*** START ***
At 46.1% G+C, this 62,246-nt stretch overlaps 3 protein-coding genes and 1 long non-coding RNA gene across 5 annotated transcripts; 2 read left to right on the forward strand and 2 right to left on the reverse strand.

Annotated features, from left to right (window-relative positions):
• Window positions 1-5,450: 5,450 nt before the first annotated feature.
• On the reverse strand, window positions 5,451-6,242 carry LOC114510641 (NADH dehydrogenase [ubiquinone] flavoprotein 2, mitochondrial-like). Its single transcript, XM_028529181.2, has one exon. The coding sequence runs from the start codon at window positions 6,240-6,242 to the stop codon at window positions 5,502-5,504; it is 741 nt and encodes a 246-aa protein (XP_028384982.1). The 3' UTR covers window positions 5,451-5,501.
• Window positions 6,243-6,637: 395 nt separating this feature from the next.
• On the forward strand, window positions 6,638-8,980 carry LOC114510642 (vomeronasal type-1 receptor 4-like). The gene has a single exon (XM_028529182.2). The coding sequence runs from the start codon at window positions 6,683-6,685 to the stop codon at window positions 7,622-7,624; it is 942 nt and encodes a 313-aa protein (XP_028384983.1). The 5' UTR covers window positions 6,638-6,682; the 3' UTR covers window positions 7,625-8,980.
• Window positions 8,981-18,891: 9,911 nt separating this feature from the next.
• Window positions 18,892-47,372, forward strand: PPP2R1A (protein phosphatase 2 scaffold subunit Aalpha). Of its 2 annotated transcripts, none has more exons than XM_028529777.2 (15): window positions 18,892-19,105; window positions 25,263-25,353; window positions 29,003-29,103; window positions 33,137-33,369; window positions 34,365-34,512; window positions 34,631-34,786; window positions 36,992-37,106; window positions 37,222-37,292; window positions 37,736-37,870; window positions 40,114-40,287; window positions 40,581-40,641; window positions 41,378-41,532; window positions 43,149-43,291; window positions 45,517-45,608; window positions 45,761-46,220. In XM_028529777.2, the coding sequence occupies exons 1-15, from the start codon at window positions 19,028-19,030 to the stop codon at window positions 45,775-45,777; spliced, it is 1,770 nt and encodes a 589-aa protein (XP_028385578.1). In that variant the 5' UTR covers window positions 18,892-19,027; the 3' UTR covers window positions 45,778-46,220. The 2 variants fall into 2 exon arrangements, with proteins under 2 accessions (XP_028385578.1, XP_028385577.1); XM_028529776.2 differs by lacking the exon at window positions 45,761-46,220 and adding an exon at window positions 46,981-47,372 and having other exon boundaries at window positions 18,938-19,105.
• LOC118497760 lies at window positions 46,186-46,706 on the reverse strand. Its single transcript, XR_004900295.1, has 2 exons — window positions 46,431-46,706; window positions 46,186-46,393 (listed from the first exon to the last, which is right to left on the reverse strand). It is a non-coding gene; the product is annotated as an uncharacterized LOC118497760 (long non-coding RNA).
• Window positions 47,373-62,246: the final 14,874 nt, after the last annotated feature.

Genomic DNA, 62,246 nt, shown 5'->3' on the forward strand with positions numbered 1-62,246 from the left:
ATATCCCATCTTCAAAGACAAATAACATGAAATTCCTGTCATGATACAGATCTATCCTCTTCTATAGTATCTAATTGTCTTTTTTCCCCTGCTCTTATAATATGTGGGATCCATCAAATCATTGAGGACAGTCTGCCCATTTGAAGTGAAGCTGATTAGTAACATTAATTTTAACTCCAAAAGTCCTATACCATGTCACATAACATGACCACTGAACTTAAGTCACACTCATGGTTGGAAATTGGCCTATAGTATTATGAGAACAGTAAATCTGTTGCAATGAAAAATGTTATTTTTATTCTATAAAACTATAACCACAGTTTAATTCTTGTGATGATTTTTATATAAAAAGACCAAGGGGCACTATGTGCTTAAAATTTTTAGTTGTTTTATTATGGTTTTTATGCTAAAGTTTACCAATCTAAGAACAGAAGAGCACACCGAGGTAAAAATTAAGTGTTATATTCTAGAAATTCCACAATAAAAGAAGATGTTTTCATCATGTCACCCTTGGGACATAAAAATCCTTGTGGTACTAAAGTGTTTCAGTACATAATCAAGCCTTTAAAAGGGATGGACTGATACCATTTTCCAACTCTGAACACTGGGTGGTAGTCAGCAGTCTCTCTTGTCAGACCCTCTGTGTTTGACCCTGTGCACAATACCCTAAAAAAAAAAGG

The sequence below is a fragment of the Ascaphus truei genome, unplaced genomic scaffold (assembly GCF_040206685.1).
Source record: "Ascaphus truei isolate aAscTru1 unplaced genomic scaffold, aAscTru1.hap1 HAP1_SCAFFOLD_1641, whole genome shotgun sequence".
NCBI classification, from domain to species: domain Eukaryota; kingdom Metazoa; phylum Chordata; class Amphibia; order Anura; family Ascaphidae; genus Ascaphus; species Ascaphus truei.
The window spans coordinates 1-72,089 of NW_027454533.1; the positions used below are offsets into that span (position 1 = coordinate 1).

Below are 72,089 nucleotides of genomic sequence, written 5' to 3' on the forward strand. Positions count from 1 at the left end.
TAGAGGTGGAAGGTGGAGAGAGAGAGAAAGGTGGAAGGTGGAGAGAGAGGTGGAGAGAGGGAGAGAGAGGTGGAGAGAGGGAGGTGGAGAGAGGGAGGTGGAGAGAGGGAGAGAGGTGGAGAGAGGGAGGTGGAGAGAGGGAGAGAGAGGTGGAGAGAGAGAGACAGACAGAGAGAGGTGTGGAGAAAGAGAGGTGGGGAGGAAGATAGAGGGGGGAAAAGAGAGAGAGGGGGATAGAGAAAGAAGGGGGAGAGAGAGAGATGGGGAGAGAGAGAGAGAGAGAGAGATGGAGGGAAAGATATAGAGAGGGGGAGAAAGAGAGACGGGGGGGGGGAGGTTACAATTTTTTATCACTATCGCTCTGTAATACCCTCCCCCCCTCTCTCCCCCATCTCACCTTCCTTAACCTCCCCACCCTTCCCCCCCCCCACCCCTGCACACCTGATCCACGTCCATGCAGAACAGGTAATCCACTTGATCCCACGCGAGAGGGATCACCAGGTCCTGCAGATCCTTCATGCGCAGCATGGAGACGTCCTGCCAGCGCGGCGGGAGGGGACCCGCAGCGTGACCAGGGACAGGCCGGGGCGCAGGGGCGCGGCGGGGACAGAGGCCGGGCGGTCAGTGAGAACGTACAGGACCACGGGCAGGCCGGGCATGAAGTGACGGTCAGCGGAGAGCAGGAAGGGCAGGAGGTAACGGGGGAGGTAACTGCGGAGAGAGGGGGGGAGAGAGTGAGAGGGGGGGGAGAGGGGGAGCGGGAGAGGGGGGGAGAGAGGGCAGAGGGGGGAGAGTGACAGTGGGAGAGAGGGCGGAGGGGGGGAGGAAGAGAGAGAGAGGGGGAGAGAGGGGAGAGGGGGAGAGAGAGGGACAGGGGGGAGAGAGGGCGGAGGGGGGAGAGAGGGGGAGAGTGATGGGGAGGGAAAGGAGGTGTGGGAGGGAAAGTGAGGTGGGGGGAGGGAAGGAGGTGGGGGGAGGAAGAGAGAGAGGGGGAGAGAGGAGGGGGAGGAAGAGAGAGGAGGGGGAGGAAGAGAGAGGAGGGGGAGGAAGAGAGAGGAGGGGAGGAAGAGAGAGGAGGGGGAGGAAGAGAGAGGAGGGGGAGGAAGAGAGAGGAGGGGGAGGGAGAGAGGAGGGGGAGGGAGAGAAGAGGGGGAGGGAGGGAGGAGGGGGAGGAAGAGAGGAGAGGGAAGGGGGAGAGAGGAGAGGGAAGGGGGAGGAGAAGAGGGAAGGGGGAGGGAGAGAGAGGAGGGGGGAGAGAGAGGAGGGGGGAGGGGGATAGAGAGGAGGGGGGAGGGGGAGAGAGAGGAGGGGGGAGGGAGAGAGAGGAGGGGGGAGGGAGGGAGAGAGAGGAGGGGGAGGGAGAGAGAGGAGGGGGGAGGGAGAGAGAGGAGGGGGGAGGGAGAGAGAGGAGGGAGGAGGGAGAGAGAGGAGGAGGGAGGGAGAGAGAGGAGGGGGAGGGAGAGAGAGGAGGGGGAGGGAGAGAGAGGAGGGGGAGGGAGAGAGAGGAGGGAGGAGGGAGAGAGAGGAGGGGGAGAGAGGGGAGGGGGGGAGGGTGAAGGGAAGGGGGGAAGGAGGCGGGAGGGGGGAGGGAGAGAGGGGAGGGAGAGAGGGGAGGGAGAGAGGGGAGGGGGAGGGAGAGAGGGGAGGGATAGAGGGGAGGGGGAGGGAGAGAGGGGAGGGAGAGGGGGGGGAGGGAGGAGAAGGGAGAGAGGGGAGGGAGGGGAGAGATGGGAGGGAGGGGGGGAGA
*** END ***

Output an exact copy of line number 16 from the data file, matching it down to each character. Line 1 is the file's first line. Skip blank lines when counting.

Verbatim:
The window spans coordinates 1-72,089 of NW_027454533.1; the positions used below are offsets into that span (position 1 = coordinate 1).